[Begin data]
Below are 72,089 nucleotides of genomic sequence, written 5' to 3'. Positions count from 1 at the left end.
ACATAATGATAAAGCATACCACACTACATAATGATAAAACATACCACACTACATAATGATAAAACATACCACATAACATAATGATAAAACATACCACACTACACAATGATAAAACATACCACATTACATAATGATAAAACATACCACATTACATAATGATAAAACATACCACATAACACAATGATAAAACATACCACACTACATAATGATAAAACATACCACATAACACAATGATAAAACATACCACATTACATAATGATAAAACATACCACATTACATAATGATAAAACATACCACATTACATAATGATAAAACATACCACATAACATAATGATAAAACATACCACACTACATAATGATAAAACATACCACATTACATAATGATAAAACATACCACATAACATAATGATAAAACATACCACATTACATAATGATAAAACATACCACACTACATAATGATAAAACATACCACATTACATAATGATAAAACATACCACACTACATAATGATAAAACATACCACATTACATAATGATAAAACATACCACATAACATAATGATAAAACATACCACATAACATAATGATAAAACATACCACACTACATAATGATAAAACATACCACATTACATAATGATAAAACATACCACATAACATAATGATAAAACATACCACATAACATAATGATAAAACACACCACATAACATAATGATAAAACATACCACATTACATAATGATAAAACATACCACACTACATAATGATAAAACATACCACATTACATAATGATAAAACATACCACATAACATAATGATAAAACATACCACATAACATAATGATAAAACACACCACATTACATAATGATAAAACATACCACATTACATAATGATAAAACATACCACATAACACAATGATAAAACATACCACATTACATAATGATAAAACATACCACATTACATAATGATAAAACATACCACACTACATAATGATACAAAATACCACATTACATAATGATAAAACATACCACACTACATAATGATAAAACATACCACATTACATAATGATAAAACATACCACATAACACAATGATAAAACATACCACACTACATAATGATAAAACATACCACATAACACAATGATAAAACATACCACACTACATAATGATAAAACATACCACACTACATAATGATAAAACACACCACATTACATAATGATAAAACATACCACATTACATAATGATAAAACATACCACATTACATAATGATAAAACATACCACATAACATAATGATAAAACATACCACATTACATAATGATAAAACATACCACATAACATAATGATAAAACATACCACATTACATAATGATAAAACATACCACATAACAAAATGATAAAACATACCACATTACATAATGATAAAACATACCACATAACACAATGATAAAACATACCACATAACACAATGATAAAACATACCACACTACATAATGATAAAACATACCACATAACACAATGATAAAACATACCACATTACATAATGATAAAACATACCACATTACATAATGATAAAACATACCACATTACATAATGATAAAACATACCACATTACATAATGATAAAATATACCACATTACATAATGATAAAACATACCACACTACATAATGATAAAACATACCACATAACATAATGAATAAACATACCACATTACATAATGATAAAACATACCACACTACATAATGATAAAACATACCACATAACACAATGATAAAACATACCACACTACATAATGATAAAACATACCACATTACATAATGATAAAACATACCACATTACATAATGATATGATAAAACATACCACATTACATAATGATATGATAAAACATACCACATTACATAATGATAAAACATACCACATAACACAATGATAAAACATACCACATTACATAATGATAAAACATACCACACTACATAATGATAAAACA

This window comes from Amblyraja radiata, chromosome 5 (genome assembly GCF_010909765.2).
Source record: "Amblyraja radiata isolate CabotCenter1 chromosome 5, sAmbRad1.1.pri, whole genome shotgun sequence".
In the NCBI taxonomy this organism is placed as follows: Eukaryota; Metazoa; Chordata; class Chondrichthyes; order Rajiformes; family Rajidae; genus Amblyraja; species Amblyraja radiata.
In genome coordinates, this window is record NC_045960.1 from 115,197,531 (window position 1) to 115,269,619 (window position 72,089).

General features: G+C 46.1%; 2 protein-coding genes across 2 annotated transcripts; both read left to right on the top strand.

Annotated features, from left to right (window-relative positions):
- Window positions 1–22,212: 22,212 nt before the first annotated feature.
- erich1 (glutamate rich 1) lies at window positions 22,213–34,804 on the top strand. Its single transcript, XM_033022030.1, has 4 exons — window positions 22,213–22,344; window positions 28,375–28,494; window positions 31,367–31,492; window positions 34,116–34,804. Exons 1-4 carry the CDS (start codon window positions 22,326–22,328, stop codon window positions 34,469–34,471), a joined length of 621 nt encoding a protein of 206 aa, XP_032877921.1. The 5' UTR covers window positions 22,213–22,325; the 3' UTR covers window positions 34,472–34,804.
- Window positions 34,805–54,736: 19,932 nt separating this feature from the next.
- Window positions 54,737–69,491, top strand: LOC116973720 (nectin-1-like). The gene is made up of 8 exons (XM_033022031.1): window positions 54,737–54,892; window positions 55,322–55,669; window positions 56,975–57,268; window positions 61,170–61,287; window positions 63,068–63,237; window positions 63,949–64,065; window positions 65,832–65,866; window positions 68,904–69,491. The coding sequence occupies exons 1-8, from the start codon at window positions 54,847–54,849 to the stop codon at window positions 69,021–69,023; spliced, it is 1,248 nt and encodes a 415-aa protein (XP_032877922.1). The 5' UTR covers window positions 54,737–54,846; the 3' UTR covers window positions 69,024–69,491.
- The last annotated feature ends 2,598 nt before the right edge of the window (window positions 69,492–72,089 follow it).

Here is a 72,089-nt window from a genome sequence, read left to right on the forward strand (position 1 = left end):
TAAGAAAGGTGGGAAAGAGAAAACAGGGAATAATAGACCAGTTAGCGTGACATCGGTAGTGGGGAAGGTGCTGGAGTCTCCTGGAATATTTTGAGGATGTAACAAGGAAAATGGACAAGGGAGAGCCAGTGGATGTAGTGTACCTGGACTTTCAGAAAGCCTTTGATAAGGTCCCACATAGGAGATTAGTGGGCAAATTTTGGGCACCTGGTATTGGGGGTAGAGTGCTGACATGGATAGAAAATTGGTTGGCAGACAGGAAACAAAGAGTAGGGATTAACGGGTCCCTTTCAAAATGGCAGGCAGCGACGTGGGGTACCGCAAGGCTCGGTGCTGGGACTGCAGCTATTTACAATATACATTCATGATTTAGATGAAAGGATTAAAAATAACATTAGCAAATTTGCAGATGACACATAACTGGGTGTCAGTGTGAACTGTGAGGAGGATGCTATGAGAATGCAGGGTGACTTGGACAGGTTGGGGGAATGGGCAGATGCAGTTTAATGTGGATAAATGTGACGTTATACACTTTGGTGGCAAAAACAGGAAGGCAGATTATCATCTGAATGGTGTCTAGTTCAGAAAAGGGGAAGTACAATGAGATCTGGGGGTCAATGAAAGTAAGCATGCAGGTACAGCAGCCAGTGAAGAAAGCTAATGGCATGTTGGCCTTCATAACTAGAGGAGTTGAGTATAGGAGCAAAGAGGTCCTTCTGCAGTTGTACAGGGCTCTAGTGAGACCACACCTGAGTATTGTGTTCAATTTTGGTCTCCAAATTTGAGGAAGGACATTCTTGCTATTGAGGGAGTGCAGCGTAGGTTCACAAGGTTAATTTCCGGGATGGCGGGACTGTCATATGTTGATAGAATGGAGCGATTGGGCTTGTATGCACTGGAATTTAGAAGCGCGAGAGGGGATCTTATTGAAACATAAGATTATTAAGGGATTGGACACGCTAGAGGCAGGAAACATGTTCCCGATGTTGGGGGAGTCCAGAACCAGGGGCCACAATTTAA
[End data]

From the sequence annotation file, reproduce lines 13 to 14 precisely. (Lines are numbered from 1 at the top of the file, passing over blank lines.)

- The last annotated feature ends 2,598 nt before the right edge of the window (window positions 69,492–72,089 follow it).

Here is a 72,089-nt window from a genome sequence, read left to right on the forward strand (position 1 = left end):